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How Silicon Valley’s Love of Disruption Fostered Donald Trump’s Presidency

November 9, 2016, 8:46 PM UTC
Photograph by Getty Images

It’s not every day that the theme of national politics permeates throughout a technology conference, especially one focused on the specific field of cloud computing.

But Wednesday morning at Structure in San Francisco, opening speaker Bryan Cantrill, the chief technology officer of cloud computing company Joyent, couldn’t ignore the elephant in the room. Donald Trump won the national election and will become President of the United States in 2017—despite the fact that many media pundits, analysts, and Silicon Valley titans believed his aggressive and controversial campaign to be a bust.

“Let’s talk the state of the cloud as if nothing actually happened last night,” Cantrill said in jest to the audience of techies. Cantrill is a long-time Silicon Valley technologist who has worked at big tech companies like Sun Microsystems and Oracle (ORCL). In June, consumer electronic giant Samsung said it would buy Joyent for an undisclosed amount.

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Cantrill admitted he altered his intended speech on the current state of cloud computing to focus on what he believes led to the intense divide in the country between urban-class American citizens—specifically those in wealthy Silicon Valley—and those in rural areas who seemed to overwhelmingly support Trump.

Technologists and Silicon Valley’s urban elite “fetishize disruption,” according to Cantrill, and the notion that new technologies can quickly upend established companies slow to react to change.

“This is the lifeblood of our industry,” Cantrill said. “We don’t merely thrive on it; we actively seek it out.”

For Cantrill, the rise of cloud computing is the perfect example of a new technology disrupting the establishment. Companies like Amazon (AMZN) and Microsoft (MSFT) can sell computing resources on-demand to customers, freeing them from having to buy and maintain expensive data center hardware. As a result, traditional hardware companies like Hewlett-Packard Enterprise and EMC have seen their businesses decline.

Cloud computing also has made it easier for companies to create powerful software that has given rise to a host of revolutionary technologies and services like self-driving cars and new businesses such as online home-sharing startup Airbnb. This rise of powerful software has led to the mantra of “software eating the world,” as exemplified in venture capitalist Marc Andreessen’s 2011 Wall Street Journal column, Cantrill cited.

But while software has gotten more powerful and is disrupting traditional business models like the taxi and hospitality industry, its unintended or often-ignored consequences mean many workers in these industries will lose jobs. Silicon Valley’s “pace of disruption is now in the broader economy,” he said. “We cannot put the genie back in the bottle.”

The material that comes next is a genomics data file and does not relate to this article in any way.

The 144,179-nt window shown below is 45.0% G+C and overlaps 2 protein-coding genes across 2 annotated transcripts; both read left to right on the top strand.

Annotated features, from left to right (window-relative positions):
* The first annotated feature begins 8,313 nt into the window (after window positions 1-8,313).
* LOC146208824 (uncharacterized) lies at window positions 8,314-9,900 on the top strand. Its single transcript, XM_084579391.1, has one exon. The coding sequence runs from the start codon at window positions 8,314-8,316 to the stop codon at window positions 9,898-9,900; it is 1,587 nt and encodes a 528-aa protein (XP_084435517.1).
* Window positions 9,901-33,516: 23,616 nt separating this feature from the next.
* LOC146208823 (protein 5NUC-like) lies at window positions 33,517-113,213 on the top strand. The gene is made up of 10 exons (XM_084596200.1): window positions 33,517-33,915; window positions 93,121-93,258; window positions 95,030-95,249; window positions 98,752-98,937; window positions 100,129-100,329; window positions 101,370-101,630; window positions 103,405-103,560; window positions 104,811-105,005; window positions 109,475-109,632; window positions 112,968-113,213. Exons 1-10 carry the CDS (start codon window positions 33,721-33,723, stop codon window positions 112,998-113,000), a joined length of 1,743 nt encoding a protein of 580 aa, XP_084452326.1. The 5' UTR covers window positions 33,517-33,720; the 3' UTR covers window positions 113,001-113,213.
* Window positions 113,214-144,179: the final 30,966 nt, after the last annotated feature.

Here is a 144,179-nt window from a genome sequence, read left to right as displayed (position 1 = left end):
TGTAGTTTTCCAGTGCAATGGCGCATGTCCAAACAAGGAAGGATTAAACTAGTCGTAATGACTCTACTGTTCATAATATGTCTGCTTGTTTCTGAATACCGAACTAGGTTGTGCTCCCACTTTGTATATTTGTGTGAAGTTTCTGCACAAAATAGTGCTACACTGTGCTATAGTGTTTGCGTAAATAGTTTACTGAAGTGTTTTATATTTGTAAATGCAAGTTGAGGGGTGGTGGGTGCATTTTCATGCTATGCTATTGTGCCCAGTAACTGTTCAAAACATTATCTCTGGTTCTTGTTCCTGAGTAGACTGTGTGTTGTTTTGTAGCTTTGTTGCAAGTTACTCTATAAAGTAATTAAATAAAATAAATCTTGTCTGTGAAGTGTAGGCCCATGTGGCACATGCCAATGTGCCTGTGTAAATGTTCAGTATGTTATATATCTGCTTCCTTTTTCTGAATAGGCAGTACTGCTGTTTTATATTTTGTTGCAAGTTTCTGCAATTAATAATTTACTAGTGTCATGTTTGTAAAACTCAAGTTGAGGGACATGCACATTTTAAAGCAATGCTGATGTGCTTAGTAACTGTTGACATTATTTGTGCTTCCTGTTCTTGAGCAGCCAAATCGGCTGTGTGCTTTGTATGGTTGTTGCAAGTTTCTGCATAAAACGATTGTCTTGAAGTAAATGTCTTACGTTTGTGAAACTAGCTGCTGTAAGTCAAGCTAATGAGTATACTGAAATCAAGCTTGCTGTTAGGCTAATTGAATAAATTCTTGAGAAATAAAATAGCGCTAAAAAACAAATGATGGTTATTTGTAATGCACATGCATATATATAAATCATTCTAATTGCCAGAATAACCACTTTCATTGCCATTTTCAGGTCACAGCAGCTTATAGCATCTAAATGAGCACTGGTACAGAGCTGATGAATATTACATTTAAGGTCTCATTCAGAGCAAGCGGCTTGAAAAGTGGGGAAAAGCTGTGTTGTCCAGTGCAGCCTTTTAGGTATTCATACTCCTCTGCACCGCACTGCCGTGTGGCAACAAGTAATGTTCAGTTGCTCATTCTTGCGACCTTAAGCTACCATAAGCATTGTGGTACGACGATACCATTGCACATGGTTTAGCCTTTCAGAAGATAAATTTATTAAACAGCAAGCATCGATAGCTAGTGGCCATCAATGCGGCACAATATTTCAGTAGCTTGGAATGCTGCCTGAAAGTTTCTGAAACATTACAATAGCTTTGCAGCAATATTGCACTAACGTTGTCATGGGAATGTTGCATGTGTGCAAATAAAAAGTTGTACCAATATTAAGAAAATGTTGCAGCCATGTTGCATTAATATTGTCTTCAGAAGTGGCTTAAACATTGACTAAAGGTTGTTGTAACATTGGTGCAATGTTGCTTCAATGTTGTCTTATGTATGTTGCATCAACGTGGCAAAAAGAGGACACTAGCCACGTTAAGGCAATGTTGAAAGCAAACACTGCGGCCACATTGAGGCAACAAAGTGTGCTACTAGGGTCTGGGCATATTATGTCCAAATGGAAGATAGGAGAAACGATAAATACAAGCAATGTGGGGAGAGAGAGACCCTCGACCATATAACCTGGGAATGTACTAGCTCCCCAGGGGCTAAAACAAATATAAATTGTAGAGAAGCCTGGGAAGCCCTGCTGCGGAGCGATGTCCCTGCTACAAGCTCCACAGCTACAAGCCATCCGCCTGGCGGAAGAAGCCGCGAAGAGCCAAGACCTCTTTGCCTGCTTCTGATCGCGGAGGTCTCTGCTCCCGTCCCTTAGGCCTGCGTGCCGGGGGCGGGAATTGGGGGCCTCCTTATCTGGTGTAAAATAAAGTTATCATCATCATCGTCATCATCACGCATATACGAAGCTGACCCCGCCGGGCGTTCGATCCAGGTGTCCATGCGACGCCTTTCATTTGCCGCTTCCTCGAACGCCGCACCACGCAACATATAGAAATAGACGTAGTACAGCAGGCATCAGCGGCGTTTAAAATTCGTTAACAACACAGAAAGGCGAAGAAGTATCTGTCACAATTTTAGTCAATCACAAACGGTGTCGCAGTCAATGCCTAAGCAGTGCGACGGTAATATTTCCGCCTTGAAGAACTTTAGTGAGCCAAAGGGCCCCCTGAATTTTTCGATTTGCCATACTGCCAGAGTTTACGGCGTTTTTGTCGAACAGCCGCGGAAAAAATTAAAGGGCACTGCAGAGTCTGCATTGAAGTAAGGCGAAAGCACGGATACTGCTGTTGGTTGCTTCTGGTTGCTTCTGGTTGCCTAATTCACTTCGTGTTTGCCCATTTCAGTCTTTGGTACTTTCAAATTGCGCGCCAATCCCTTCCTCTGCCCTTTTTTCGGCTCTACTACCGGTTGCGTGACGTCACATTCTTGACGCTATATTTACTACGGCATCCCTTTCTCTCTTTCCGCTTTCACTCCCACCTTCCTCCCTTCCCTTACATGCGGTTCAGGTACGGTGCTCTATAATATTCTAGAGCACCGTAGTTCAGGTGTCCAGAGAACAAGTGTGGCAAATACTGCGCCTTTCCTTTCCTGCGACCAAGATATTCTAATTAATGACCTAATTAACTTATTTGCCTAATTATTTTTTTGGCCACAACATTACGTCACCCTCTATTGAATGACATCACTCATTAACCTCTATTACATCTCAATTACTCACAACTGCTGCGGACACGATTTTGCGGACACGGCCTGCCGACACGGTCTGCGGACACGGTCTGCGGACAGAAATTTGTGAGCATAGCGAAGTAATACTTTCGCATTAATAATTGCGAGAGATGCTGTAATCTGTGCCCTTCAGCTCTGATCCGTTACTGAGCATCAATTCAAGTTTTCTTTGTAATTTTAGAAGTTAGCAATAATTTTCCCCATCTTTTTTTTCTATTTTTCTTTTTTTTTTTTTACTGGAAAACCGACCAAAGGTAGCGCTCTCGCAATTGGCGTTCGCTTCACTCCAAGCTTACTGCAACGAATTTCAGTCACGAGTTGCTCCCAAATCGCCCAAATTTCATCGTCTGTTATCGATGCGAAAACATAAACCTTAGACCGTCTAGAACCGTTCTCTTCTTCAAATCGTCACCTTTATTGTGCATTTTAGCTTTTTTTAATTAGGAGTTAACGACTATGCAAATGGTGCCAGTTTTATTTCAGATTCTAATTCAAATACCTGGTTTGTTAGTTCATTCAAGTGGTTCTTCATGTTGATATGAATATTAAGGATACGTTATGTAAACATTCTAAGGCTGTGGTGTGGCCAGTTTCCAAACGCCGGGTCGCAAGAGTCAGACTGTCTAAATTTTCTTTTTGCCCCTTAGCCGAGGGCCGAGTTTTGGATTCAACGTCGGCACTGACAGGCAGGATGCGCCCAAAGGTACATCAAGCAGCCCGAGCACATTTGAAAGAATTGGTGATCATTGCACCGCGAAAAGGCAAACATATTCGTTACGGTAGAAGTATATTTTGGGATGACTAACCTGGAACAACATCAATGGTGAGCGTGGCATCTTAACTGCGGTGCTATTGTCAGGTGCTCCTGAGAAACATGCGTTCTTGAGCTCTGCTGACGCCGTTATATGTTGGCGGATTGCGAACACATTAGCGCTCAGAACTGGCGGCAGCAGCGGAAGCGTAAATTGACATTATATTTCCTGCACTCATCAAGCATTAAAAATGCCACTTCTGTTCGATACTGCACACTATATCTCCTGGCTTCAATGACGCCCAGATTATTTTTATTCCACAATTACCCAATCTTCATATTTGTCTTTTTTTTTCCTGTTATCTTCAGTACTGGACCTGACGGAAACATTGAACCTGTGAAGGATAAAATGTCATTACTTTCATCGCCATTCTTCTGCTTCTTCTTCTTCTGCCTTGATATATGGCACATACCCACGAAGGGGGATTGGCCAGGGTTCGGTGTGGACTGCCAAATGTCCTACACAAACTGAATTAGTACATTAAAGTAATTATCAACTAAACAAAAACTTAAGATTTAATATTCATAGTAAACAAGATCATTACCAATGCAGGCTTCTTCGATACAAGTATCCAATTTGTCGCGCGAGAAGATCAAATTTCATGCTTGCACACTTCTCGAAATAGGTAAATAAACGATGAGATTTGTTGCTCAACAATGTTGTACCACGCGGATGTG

Over the next ten years, Cantrill believes that many more industries “will be devoured by software,” and this realization has created an existential fear inside the working-class that believes their jobs will be the casualties of technologies they don’t understand. Cantrill said many times that he doesn’t want to simplify the plight of the working class nor why Trump won the election. “But Andreessen’s prophecy is being realized,” he argued, and rural workers feel threatened by what they perceive to be the unknown.

“Last night, we got a very important wake-up call,” Cantrill said. “There are people in this country that feel devoured.”

For Silicon Valley and the urban elite, new cutting-edge technology can conjure images of economic prosperity and limitless opportunities. But for people in places like Michigan, where the decline of the auto industry has given way to job losses, the same tech means something very different and grim. These people believe they are heading to “an economically dislocated future in which one does not know one’s place,” Cantrill said. “Disruptive innovation is coming to industries that employ many millions of people.”

Cantrill suggested how the rise of self-driving trucks will “put millions of people out of work” in the business of truck deliveries. Still, the economic benefits of self-driving technology is undeniable for businesses, and Cantrill admitted that he “would like to be next to software” driving at night instead of a truck driver who has been up for 18 hours making a delivery.

“We are not going to prevent this from happening,” said Cantrill. “We need to figure how to collectively come to grip with it.”


Now, the challenge is for Silicon Valley and the urban elite and rural workers to come together. He offered no solution to the dilemma, but said that “this is the beginning of a long conversation” that needs to occur between the two entities.

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Workers who felt ignored by the urban elite must learn to “cope with the pace of the change” that the technology industry is inflicting on them, Cantrill argued. Likewise, he added, the technologists that are ushering this rapid change must empathize with those that feel threatened instead of ignoring them.

“We should not underestimate the ingenuity of both Americas,” Cantrill said in regards to how people can come together in difficult times.